July 30, 2014

EMU experts to assess Obama's first two years in White House, Feb. 9

by Pamela Young, Published February 03, 2011

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YPSILANTI - The election of Barack Obama in 2008 saw the first African-American take office in the White House.

Two years into President Obama's service, Eastern Michigan University experts will examine his performance during the panel discussion, "The Obama Legacy: A Critical Assessment," Feb. 9, 6-9 p.m. in Ballroom B of the Student Center. The event, which is part of Eastern 's Black History Month celebration, is free and open to the public.

"The discussion series is a vehicle by which the EMU community and the public can hear a scholarly evaluation of the president's performance that is devoid of partisanship and political spinning," said Victor Okafor, head of EMU's department of African American studies. "We're able to shed a critical light on Obama's performance in office as a way of taking stock of whether he is living up to the promises that earned him the majority votes of American voters and the Electoral College."

Featured panelists include:

Robert Perry, professor of African American studies; Eboni Zamani-Gallaher, professor in leadership and counseling; Ronald Woods, professor of African American studies; Edward Sidlow, professor of political science; Mark Higbee, professor of history and philosophy; Ana Monteiro-Ferreira, assistant professor of African American studies; and Patrick Pieh and Jerome Reide, both adjunct lecturers in African American studies. Ravi Perry, assistant professor of government at Clark University in Worcester, Mass., also will participate. Okafor will moderate the event.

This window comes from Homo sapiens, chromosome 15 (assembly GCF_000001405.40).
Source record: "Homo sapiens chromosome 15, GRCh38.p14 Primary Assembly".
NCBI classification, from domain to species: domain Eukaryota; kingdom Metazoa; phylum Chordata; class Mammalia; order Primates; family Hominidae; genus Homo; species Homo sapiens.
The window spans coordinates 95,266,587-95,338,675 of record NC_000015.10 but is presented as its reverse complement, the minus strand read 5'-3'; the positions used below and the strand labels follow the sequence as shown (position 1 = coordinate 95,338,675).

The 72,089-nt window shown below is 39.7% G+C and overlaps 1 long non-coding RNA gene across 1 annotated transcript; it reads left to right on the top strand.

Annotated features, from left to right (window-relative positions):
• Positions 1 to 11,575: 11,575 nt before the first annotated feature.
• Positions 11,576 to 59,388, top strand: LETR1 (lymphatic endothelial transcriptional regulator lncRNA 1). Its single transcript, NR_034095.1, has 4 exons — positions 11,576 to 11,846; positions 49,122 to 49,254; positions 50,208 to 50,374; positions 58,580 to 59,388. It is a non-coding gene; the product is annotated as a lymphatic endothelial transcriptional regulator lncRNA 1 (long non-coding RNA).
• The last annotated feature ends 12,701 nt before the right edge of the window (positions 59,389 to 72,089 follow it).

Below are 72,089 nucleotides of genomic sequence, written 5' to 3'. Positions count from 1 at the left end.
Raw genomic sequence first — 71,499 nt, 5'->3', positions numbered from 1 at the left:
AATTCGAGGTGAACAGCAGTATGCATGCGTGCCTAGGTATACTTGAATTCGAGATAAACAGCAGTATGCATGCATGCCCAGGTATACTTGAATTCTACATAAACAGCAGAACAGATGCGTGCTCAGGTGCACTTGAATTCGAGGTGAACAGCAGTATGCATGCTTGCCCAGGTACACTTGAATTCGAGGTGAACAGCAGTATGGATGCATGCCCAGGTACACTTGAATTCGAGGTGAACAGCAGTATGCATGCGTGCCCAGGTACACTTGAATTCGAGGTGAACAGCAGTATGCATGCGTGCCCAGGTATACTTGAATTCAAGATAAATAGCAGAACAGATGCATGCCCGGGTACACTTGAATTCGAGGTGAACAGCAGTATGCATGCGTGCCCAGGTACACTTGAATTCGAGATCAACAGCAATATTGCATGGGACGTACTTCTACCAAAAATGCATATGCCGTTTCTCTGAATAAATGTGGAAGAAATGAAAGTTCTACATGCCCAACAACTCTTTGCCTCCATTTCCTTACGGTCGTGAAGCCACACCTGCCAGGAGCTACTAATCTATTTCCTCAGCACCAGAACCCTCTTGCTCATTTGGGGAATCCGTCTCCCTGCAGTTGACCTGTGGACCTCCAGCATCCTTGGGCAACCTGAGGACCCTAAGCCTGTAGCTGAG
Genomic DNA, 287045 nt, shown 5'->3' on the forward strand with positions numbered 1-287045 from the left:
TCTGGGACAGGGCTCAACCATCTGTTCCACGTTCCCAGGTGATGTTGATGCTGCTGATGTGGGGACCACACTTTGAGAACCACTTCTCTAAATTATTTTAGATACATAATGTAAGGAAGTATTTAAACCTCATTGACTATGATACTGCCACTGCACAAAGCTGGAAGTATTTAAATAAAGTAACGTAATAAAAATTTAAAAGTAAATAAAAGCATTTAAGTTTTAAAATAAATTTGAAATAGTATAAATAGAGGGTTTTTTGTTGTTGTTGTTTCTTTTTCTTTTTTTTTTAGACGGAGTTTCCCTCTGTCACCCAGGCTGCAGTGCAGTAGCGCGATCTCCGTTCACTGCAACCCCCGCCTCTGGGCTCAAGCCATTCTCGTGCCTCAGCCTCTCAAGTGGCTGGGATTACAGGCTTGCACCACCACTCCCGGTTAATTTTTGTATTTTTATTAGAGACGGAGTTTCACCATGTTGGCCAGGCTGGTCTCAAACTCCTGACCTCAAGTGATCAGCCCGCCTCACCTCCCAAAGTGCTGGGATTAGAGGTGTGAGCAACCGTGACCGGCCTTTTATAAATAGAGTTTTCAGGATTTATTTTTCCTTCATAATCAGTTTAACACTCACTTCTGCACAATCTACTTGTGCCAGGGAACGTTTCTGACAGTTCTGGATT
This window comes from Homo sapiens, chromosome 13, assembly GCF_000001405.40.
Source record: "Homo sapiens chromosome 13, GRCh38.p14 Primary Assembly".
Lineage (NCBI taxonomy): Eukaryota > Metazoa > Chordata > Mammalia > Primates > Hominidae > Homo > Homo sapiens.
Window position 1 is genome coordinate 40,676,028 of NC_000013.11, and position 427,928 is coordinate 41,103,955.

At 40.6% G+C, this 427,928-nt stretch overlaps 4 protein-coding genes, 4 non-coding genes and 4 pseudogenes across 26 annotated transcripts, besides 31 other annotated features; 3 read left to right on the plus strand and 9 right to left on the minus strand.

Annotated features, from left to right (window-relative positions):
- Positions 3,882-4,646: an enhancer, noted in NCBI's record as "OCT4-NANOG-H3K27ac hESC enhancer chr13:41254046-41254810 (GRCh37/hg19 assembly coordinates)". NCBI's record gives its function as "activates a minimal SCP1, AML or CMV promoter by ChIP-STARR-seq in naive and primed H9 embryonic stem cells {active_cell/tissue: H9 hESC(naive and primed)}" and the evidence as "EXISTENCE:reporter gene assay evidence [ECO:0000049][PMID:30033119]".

The emergence of Barack Obama represented a watershed moment in world history in general, and in American and African American histories in particular, said Okafor.

"Black History Month (in February) is an opportunity for all Americans from all backgrounds and political orientations to renew our national celebration of this moment," Okafor said. "This program will contribute toward students' knowledge of the nature and limits of presidential powers, the intricacies of governance, and the checks and balances that characterize the political system."

Eastern Michigan's department of African American studies has hosted a panel discussion on the Obama presidency for the past three years. The winner of a student essay contest on Obama's presidency also will be announced at the event.

For more information, call 734.487.3460 or e-mail Victor Okafor at vokafor@emich.edu

 

Pamela Young

pyoung@emich.edu

734.487.4400

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